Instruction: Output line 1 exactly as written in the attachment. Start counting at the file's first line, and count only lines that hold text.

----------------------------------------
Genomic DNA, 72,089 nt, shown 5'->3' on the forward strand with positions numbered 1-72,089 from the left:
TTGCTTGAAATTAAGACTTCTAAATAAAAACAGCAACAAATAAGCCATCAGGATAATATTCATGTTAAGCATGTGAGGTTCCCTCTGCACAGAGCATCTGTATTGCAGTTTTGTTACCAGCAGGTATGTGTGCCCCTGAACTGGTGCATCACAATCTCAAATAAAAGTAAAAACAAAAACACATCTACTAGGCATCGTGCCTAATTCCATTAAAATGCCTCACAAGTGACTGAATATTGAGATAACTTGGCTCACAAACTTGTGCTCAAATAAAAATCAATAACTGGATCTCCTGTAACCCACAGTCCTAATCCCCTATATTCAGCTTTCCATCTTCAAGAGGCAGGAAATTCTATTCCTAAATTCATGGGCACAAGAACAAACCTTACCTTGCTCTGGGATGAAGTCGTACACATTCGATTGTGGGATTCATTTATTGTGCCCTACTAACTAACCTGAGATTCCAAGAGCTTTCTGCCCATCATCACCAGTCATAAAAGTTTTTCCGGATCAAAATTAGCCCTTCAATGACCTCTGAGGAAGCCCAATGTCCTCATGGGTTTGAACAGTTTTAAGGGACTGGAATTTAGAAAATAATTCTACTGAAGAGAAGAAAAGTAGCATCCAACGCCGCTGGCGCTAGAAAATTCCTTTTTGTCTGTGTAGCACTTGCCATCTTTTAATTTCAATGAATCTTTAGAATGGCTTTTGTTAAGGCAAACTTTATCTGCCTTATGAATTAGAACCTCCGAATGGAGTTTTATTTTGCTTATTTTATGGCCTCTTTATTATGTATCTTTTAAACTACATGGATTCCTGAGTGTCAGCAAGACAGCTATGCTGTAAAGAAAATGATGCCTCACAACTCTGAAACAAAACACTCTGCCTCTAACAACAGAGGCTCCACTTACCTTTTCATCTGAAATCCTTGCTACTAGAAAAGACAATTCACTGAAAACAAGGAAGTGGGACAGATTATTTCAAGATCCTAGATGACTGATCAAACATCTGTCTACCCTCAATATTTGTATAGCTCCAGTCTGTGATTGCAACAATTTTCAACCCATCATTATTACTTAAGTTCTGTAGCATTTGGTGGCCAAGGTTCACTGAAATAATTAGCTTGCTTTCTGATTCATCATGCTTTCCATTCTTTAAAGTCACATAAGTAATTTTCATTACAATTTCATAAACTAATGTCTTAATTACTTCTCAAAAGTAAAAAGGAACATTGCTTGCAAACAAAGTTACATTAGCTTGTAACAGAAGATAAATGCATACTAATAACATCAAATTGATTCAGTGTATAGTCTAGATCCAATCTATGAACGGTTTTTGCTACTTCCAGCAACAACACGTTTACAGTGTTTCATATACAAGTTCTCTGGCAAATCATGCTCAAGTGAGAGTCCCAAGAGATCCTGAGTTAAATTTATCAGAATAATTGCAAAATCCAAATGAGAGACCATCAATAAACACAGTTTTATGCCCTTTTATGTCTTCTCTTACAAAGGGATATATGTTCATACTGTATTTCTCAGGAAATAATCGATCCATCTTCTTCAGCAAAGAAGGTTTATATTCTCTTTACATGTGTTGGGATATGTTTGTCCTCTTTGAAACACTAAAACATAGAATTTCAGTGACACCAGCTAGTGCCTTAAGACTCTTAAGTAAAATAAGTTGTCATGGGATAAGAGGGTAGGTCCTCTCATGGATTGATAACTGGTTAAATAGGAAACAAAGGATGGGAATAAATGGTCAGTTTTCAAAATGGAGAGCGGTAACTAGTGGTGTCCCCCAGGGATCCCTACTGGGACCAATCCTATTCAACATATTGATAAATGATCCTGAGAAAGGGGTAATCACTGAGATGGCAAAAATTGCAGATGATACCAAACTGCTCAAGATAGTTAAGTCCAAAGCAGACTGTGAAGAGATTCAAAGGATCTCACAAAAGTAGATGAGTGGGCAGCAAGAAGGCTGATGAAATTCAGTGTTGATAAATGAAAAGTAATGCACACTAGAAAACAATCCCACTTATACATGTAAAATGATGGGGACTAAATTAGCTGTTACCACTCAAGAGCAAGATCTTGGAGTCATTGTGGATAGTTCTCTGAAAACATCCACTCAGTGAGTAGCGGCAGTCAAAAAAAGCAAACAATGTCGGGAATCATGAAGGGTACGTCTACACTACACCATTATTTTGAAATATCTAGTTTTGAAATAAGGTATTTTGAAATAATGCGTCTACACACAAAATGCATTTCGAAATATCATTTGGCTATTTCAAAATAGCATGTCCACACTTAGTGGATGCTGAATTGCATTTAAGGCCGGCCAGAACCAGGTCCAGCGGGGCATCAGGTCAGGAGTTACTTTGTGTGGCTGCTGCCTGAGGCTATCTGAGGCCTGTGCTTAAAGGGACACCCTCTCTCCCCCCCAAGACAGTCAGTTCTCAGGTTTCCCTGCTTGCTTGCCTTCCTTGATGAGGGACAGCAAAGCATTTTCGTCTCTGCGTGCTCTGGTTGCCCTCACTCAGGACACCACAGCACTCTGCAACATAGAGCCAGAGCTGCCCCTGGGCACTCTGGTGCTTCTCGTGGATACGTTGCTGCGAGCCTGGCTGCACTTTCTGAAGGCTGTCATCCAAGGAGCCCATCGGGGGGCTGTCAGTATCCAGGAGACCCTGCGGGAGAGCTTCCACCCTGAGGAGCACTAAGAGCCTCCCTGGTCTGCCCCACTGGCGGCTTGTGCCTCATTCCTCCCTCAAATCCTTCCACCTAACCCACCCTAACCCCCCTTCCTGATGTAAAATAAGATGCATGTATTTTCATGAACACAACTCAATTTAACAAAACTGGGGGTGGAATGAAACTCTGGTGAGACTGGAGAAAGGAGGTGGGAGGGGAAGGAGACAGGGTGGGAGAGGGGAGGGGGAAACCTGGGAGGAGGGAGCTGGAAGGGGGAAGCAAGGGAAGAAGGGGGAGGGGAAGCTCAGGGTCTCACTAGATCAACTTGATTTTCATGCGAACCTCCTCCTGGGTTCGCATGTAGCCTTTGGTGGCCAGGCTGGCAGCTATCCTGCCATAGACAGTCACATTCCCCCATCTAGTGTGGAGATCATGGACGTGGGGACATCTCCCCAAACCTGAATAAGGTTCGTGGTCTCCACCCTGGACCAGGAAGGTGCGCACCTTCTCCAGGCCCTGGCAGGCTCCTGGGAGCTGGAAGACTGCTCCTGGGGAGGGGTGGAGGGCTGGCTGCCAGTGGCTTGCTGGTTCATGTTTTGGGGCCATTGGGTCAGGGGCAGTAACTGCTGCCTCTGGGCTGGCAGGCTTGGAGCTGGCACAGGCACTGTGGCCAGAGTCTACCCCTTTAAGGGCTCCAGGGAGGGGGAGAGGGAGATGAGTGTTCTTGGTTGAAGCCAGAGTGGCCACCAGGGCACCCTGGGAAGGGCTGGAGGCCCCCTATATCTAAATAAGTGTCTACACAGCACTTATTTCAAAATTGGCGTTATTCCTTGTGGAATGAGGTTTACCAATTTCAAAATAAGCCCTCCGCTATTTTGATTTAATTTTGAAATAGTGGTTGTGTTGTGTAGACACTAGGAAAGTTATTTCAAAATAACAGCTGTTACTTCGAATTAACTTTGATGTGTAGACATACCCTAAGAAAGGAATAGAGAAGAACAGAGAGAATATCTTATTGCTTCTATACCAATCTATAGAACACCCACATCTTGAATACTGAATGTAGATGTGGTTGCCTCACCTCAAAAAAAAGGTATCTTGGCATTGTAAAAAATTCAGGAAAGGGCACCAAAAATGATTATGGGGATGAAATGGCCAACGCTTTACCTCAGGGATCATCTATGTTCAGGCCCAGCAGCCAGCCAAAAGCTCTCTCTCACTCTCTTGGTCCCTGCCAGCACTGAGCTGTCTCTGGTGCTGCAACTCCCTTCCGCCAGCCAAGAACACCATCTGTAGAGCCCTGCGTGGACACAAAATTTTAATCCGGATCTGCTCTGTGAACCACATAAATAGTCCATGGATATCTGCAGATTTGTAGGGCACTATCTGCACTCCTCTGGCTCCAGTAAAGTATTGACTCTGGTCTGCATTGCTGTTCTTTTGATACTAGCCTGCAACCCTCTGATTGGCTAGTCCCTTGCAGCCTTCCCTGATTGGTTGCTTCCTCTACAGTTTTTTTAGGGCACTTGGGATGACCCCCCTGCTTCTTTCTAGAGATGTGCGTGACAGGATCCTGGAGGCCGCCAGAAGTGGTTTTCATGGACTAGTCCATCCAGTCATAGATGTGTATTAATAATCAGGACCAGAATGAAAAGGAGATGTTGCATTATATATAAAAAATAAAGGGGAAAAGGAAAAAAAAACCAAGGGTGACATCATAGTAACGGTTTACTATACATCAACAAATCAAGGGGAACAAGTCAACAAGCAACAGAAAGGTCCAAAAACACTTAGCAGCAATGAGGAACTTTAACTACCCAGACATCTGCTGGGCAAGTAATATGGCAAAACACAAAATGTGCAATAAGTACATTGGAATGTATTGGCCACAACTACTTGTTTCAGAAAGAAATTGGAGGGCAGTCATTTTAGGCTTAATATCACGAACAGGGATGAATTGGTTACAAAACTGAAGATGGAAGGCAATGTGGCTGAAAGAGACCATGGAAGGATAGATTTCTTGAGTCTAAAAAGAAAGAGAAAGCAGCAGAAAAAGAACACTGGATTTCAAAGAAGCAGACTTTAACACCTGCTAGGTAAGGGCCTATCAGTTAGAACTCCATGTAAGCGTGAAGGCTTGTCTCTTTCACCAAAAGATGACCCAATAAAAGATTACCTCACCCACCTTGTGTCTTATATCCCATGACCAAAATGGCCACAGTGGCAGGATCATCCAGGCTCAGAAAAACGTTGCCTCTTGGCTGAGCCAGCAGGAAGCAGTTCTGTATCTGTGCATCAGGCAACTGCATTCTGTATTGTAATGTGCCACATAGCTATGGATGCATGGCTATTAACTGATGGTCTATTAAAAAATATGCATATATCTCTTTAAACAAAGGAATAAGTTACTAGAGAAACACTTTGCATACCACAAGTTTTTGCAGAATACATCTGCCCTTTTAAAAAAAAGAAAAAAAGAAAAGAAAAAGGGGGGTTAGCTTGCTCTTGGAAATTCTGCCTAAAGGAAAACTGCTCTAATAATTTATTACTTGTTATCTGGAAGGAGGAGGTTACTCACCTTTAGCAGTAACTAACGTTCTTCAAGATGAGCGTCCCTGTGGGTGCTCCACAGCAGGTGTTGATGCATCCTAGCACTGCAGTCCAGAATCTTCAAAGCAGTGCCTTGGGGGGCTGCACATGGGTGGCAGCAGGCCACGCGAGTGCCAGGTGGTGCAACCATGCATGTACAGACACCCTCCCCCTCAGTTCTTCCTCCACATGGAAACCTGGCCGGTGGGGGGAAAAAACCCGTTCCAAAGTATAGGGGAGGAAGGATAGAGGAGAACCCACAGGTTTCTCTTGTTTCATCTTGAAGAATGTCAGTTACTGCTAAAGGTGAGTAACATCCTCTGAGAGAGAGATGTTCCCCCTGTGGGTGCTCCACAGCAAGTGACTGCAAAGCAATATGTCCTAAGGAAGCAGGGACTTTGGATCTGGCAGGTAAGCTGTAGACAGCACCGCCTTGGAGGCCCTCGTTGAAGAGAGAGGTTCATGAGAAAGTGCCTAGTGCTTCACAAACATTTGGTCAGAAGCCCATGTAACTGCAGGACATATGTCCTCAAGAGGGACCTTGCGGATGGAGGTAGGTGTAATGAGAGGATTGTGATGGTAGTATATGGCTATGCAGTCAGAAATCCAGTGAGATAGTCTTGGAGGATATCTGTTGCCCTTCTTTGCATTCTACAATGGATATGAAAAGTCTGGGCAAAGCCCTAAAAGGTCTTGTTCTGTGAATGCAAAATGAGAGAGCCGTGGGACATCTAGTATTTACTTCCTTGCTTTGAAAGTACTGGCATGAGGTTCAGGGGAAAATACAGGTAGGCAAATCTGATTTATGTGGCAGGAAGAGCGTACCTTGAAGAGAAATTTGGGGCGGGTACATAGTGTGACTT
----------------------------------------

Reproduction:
Genomic DNA, 72,089 nt, shown 5'->3' on the forward strand with positions numbered 1-72,089 from the left: